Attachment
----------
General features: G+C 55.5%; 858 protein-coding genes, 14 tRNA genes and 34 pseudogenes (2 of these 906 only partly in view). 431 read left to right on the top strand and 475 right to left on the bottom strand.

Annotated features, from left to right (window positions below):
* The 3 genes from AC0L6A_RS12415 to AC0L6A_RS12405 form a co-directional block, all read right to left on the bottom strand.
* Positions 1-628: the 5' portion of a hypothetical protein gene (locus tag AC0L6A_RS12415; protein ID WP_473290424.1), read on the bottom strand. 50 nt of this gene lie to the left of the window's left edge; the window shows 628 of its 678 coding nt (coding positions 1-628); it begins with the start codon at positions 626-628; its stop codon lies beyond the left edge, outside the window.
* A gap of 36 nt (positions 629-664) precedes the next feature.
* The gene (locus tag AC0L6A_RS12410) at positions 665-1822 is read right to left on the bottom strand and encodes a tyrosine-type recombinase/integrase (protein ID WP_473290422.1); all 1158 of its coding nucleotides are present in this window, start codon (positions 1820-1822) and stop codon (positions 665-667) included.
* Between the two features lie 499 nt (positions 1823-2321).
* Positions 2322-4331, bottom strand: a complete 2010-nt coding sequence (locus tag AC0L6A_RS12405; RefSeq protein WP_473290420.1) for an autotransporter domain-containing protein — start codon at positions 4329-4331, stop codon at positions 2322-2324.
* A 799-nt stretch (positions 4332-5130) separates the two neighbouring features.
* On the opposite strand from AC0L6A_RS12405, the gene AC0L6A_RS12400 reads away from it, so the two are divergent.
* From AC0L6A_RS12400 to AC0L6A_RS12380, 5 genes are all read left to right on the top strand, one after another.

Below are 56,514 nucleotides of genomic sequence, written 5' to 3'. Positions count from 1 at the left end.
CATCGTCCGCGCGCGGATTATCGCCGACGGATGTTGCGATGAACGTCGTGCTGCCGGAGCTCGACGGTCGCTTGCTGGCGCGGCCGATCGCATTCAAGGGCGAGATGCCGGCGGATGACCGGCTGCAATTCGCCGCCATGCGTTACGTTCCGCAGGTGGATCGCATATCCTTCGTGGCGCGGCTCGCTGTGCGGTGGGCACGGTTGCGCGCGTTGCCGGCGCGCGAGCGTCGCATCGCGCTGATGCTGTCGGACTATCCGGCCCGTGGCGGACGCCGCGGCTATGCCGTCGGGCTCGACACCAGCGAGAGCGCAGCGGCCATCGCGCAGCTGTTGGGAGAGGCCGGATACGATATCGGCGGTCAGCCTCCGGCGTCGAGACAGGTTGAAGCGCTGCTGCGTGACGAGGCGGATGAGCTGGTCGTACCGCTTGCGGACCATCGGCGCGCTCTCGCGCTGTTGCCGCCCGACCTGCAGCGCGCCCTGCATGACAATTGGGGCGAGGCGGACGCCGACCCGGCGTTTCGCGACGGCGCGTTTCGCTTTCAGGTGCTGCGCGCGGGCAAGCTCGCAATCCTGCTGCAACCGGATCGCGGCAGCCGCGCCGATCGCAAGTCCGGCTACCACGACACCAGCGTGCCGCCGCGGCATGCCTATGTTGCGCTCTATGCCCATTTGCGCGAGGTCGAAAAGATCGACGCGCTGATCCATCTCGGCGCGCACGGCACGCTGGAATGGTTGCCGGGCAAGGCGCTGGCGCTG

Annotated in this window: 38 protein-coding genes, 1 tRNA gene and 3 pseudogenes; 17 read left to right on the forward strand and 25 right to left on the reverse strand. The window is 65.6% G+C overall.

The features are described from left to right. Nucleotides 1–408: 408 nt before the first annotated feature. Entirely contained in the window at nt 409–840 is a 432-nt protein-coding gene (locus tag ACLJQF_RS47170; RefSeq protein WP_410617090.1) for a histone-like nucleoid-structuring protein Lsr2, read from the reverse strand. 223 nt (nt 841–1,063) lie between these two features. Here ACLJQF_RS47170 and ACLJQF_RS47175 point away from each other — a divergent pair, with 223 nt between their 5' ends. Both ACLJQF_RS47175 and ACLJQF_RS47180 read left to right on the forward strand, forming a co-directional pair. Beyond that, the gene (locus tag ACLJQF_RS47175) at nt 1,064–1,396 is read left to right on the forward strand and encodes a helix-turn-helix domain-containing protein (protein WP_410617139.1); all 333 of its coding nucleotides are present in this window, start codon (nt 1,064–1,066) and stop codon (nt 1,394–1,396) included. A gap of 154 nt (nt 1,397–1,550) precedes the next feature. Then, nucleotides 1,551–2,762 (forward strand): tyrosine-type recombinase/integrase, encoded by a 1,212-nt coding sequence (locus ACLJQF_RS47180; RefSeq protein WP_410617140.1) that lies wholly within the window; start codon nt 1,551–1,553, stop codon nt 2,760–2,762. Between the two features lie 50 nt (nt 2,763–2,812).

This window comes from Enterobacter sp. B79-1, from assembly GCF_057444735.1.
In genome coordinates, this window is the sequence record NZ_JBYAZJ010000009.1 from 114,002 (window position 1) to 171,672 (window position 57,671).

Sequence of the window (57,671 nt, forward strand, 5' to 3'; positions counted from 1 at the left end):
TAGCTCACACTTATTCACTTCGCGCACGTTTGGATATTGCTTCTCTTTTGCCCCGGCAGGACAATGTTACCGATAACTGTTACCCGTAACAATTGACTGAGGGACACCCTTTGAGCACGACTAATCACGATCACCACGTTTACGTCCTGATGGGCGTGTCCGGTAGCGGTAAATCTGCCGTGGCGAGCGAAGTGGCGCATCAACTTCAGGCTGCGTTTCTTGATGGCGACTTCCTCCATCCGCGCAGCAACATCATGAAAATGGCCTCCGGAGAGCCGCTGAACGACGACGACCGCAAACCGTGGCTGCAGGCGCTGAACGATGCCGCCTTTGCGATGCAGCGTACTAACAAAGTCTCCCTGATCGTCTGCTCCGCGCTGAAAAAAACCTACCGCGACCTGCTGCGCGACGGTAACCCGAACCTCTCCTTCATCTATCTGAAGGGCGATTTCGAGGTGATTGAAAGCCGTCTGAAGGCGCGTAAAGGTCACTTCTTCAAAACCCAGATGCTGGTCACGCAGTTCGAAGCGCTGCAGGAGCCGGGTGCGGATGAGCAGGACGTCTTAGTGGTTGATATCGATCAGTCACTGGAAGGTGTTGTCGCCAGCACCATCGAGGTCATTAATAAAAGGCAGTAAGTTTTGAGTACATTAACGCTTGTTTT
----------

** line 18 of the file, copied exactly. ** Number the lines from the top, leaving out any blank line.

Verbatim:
Sequence of the window (57,671 nt, forward strand, 5' to 3'; positions counted from 1 at the left end):